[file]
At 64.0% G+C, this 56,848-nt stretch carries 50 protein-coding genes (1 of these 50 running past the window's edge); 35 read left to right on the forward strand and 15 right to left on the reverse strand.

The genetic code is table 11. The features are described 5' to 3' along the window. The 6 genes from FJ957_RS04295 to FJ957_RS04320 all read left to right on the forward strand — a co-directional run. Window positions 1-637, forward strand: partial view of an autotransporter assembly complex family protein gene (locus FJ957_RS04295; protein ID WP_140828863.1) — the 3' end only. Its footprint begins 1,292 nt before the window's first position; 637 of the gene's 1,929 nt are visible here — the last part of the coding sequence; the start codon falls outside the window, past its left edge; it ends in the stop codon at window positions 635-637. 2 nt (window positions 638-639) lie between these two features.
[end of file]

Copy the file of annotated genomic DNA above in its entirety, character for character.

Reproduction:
At 64.0% G+C, this 56,848-nt stretch carries 50 protein-coding genes (1 of these 50 running past the window's edge); 35 read left to right on the forward strand and 15 right to left on the reverse strand.

The genetic code is table 11. The features are described 5' to 3' along the window. The 6 genes from FJ957_RS04295 to FJ957_RS04320 all read left to right on the forward strand — a co-directional run. Window positions 1-637, forward strand: partial view of an autotransporter assembly complex family protein gene (locus FJ957_RS04295; protein ID WP_140828863.1) — the 3' end only. Its footprint begins 1,292 nt before the window's first position; 637 of the gene's 1,929 nt are visible here — the last part of the coding sequence; the start codon falls outside the window, past its left edge; it ends in the stop codon at window positions 635-637. 2 nt (window positions 638-639) lie between these two features.